The Take Aways
Why would entertaining advertising be somehow more acceptable than informational advertising? And why would the halo effect of making advertising content entertainment not only affect the institution but also affect advertising in general?

One of the reasons this is an important question is because advertising in the digital age goes beyond traditional broadcast content (like TV), search engine sponsorship (like Adwords) or banner ads.  Institutions, commercial and non-commercial alike are competing with each other for eyeballs across the internet by developing content they hope will go viral amongst their audience. an old standby  in traditional advertising is to make your ad so entertaining that people will watch it again and again; in the digital world that usually results in a viral ad: the gold standard of content creators everywhere.

Do viral ads lead to more sales? It worked for Blendtec, a blender company that, with their Will It Blend channel uses their product as a kind of postmodern form of entertainment. Although their blender sales did not increase at te same rate as their page views, they reported exponential sales in their product since the campaign commenced. But then it might not work for everyone, as there is no evidence that the cute and cuddly Budweiser Superbowl ads lead to more Bud consumption.

The ads that go viral for the right reasons (their entertainment value) do demonstrate their ability to resonate with us on an authentic level, cutting through the noise and jabber of ubiquitous advertising to speak to something in us. And they do this through understanding cultural cues that trigger genuine emotion. When we watch the puppy and horse in the Bud ad engage in an anthropomorphised relationship, we know that the connection is unlikely. We know that the horse is a Clydesdale, a totem of the Budweiser company.  But it pushes buttons in us that makes us want to see the puppy united with that horse over and over again.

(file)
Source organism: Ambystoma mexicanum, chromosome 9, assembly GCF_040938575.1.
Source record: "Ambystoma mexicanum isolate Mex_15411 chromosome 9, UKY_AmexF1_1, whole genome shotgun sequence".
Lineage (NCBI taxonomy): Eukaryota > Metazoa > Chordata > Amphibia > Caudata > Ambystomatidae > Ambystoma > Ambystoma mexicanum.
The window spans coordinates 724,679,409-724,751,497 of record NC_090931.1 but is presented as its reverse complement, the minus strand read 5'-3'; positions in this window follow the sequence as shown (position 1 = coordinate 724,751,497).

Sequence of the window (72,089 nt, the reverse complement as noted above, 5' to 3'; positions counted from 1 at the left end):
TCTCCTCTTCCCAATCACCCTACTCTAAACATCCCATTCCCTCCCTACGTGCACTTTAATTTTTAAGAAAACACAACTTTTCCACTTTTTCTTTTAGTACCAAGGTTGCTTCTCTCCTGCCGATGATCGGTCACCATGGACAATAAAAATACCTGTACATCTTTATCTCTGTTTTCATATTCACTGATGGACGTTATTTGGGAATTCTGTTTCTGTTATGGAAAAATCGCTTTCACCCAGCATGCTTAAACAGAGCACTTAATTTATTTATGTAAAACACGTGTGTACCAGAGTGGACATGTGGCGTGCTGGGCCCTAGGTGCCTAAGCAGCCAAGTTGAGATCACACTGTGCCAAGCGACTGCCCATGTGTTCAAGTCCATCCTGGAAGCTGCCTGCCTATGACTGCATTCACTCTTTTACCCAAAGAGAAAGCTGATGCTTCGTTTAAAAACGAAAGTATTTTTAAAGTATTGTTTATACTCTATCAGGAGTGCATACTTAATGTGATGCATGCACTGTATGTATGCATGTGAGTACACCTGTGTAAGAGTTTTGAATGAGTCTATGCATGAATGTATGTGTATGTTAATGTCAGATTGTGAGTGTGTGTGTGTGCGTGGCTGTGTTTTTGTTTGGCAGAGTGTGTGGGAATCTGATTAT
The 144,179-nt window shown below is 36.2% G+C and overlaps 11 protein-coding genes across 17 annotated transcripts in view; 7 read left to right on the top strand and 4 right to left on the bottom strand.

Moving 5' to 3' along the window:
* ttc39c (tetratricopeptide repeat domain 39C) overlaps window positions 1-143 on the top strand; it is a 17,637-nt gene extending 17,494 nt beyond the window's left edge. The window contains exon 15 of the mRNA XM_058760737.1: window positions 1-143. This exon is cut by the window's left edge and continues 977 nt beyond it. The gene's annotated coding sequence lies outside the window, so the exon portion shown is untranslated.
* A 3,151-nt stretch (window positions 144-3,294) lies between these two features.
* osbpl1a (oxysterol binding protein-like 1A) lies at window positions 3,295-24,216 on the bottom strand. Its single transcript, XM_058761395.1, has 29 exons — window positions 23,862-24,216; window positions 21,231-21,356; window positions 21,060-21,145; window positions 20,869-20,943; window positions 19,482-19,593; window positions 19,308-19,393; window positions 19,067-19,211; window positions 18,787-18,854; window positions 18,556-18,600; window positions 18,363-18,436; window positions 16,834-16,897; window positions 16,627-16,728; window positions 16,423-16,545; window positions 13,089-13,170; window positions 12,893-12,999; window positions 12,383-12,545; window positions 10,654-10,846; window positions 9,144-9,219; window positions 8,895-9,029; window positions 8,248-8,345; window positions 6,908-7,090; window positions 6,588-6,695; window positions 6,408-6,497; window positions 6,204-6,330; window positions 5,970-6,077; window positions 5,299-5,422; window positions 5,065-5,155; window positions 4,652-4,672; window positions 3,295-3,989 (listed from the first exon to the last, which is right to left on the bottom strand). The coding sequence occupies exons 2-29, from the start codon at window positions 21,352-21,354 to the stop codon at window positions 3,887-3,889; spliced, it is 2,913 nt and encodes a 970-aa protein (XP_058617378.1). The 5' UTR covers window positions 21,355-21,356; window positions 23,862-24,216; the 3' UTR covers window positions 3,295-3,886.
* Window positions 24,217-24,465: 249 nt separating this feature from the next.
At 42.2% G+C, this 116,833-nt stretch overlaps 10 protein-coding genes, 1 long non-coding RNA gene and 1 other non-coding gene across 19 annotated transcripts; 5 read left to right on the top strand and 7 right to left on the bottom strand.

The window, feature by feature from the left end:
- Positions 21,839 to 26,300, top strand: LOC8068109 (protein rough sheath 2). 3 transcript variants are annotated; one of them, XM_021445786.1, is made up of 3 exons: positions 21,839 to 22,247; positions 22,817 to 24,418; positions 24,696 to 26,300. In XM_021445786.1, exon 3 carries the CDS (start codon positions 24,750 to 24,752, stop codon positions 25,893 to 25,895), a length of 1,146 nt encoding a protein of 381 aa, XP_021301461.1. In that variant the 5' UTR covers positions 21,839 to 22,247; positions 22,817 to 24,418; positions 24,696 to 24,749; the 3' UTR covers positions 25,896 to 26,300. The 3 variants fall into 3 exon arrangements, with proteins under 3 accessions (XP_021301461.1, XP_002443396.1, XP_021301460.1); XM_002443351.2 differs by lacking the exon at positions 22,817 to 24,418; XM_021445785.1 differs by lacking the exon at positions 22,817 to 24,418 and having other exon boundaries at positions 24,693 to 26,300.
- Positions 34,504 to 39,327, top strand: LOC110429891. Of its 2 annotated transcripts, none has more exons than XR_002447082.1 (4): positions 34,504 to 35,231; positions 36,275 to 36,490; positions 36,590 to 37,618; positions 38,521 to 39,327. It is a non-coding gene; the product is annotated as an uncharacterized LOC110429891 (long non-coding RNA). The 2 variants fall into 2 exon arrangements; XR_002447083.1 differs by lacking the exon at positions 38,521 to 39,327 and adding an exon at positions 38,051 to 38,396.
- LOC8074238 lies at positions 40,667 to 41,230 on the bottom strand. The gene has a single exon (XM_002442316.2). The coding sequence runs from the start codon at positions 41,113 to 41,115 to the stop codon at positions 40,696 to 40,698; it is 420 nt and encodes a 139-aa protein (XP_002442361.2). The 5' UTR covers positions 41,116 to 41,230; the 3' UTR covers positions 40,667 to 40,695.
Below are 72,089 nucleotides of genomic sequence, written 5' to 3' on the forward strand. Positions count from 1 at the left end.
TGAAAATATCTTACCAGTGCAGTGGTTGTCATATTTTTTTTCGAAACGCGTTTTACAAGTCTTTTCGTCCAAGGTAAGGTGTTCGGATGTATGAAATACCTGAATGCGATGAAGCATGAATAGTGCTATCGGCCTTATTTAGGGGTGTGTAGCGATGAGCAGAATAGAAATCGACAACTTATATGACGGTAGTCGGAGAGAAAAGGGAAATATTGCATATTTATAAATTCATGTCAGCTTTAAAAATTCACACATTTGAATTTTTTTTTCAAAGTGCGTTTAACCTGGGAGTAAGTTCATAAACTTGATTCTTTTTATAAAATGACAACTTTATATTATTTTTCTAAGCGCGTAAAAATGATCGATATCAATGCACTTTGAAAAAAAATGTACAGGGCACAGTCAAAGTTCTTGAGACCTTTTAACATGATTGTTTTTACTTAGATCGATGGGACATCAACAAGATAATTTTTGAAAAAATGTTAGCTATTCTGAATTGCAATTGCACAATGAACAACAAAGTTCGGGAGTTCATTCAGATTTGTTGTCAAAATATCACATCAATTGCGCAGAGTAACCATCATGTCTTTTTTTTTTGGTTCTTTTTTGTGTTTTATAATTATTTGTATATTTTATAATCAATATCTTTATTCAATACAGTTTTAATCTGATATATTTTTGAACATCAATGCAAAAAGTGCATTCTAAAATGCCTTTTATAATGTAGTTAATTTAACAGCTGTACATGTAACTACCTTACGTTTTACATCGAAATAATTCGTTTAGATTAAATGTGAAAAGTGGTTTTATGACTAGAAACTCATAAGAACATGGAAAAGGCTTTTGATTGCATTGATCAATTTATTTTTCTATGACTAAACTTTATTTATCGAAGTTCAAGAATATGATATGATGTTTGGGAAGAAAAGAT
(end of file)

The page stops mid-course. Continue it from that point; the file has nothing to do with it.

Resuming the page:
Constructive Authenticity
Constructive authenticity is about using cultural codes to engender authentic communication of key messages. For Blendtec, who recently used their product to blend an iPhone 5 (destroying consumer electronics is a mainstay of their videos), the key message they are sending is that their blender is powerful. The way in which they send it is through a television mainstay tropes of game shows and mad scientist laboratories. They also gleefully destroy things, which has also been a broadcast television mainstay, often on late night TV. By combining these cultural tropes, they create a sense of entertainment, as well as nostalgia and authentic connections.

Millennials want (and don’t want) authenticity on Social Media

In the northern spring of this year, Linnaeus University Masters students Guia Tina Bertoncini and Maria Teresa Schmaltz published their study on the millennial generation and their perceptions on social media through various lenses.

The Take Aways
Called “What’s on your mind?”, the study included a survey  sample size of 264 people who claimed to be between the age of 18-31 in 2013, putting them solidly in the millennial generation. Ninety-nine percent of respondents indicated they had a prsence on Facebook. Respondents came from 85 universities in 37 countries. Although there were a variety of questions in this, here are the graphs relating to my favourites:

social-media-authenticity